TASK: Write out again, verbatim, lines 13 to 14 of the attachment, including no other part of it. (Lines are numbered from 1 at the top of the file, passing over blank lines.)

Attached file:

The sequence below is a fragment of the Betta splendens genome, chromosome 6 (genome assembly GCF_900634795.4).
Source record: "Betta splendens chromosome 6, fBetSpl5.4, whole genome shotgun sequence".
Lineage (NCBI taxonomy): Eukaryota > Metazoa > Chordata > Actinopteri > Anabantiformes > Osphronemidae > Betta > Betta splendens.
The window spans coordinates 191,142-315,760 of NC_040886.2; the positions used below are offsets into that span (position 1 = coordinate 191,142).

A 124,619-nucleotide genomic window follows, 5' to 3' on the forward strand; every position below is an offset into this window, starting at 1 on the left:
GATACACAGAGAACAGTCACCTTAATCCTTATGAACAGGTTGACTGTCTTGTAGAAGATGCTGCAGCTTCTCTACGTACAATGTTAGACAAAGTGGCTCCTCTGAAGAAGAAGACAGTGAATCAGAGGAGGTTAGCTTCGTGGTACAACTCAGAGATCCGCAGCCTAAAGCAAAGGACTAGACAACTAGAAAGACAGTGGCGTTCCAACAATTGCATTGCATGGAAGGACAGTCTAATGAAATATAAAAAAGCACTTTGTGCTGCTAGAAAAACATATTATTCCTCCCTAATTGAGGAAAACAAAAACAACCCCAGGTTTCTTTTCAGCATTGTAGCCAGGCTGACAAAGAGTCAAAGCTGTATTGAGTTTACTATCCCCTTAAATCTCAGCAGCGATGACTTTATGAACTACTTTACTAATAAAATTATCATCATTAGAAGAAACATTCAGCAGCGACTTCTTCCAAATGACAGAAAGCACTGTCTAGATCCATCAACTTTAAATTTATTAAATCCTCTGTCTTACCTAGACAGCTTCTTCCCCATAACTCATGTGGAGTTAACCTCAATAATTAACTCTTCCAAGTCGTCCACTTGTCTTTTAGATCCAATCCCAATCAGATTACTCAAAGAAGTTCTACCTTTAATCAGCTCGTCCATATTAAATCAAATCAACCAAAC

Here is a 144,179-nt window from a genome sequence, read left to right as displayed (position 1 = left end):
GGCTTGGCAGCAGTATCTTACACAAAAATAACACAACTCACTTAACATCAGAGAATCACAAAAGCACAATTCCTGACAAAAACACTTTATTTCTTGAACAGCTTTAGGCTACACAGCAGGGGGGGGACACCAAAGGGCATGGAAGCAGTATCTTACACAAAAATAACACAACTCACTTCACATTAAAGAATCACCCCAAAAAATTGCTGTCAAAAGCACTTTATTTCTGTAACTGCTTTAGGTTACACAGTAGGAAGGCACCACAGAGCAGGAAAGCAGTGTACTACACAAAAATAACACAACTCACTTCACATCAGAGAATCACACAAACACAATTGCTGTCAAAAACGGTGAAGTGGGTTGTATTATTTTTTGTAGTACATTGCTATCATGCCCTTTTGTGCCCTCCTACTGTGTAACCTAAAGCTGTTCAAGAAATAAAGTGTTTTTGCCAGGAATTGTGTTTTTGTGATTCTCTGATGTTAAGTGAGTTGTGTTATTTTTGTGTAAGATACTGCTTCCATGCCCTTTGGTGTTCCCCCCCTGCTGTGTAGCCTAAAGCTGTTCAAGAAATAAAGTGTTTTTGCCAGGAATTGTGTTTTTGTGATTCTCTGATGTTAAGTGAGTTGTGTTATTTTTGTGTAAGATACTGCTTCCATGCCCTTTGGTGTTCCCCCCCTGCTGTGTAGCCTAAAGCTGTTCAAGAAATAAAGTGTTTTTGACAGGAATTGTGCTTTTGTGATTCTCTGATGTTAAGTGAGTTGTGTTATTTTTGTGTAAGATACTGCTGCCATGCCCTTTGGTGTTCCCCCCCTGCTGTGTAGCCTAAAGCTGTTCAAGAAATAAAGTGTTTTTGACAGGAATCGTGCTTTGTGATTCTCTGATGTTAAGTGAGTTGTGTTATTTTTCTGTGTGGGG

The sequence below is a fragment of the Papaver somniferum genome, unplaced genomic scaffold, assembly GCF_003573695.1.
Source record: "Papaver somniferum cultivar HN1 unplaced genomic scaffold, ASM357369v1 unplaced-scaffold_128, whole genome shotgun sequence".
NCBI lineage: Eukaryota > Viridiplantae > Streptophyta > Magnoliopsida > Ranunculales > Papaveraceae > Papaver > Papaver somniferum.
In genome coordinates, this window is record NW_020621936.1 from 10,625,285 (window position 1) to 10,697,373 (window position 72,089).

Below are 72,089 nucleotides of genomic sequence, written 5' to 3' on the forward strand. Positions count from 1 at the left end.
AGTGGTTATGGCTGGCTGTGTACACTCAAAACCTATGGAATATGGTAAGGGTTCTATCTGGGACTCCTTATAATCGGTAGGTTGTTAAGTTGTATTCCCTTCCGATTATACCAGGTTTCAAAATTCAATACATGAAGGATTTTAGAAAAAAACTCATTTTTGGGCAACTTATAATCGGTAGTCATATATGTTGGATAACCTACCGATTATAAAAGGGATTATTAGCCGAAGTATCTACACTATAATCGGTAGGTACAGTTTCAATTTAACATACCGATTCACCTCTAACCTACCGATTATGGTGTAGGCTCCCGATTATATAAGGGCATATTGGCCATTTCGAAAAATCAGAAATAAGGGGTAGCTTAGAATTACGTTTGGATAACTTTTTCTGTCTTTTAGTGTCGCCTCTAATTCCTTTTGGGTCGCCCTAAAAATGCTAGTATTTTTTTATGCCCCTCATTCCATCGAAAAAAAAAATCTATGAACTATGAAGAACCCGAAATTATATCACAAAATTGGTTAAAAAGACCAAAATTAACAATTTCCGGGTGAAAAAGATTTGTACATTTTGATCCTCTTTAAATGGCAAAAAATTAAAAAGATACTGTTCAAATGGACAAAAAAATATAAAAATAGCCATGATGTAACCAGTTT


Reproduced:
Below are 72,089 nucleotides of genomic sequence, written 5' to 3' on the forward strand. Positions count from 1 at the left end.
AGTGGTTATGGCTGGCTGTGTACACTCAAAACCTATGGAATATGGTAAGGGTTCTATCTGGGACTCCTTATAATCGGTAGGTTGTTAAGTTGTATTCCCTTCCGATTATACCAGGTTTCAAAATTCAATACATGAAGGATTTTAGAAAAAAACTCATTTTTGGGCAACTTATAATCGGTAGTCATATATGTTGGATAACCTACCGATTATAAAAGGGATTATTAGCCGAAGTATCTACACTATAATCGGTAGGTACAGTTTCAATTTAACATACCGATTCACCTCTAACCTACCGATTATGGTGTAGGCTCCCGATTATATAAGGGCATATTGGCCATTTCGAAAAATCAGAAATAAGGGGTAGCTTAGAATTACGTTTGGATAACTTTTTCTGTCTTTTAGTGTCGCCTCTAATTCCTTTTGGGTCGCCCTAAAAATGCTAGTATTTTTTTATGCCCCTCATTCCATCGAAAAAAAAAATCTATGAACTATGAAGAACCCGAAATTATATCACAAAATTGGTTAAAAAGACCAAAATTAACAATTTCCGGGTGAAAAAGATTTGTACATTTTGATCCTCTTTAAATGGCAAAAAATTAAAAAGATACTGTTCAAATGGACAAAAAAATATAAAAATAGCCATGATGTAACCAGTTT